TV review: Masters of Sex (Channel 4, 9pm)
Sixties sexperts fall out over saucy study
It's a good job Michael Sheen doesn't embarrass easily. Masters of Sex would hardly have the clout it does if its lead actor was blushing bright red at every provocative line he utters.
This new 1950s-set drama, in which he stars alongside Lizzie Caplan, has a risqué format, but, pardon the pun, has bedded in well.
The programme documents American gynaecologist William Masters' pioneering research with Virginia Johnson into the nature of human sexual response.
For Hollywood A-lister Sheen, this is the latest in a string of credits for his CV (he's recently played Tony Blair, Brian Clough, David Frost, Kenneth Williams and Hamlet) ) but the actor is clear on what attracted him to Masters of Sex.
"Well, it's about a subject that I think is fascinating to people," he explains. "Regardless of whether it's set in the 1950s or the present day, it's something that everybody, in one way or another, has to deal with on a daily basis. I thought the character of Bill Masters was fascinating; very shut off, very difficult to read, and very difficult to know what's going on in his mind.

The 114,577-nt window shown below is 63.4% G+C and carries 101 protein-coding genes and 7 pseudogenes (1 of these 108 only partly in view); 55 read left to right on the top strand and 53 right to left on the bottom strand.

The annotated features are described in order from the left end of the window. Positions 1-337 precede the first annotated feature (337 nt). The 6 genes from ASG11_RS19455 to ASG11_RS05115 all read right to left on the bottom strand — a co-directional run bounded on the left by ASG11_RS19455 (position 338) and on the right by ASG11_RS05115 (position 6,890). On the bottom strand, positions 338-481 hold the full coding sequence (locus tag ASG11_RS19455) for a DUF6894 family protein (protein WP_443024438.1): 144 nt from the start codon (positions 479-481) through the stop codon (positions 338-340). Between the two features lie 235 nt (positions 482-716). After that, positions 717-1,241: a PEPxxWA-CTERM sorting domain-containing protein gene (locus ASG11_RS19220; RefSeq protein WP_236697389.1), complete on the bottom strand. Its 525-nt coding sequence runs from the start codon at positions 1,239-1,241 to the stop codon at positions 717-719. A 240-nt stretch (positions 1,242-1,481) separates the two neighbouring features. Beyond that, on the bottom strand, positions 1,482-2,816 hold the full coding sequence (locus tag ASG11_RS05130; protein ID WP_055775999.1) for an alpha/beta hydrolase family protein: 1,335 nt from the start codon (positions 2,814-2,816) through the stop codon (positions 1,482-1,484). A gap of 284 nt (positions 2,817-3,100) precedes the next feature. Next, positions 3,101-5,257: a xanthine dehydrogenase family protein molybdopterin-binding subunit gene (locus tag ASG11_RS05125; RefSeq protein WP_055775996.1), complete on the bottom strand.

"Also, exploring the life of a man who's chosen to work in an area that inevitably leads to him having to reveal a lot of himself both physically and, more importantly, emotionally is an interesting challenge for a character."
Sheen also talks of the doctor's relationship with Johnson, explaining how he realised early on his social skills weren't necessarily that developed and she brought a whole set of different skills to the team.
Last night's second instalment, saw Johnson wondering how to keep her job, since Masters' proposal that they participate in the sexual response study. Masters believed Johnson was to blame for the study being forced out of the hospital, so while she fought for her job and tried to care for her children, he moved the study to a brothel. Genius? Not really. He found the place chaotic and unmanageable without his partner's help.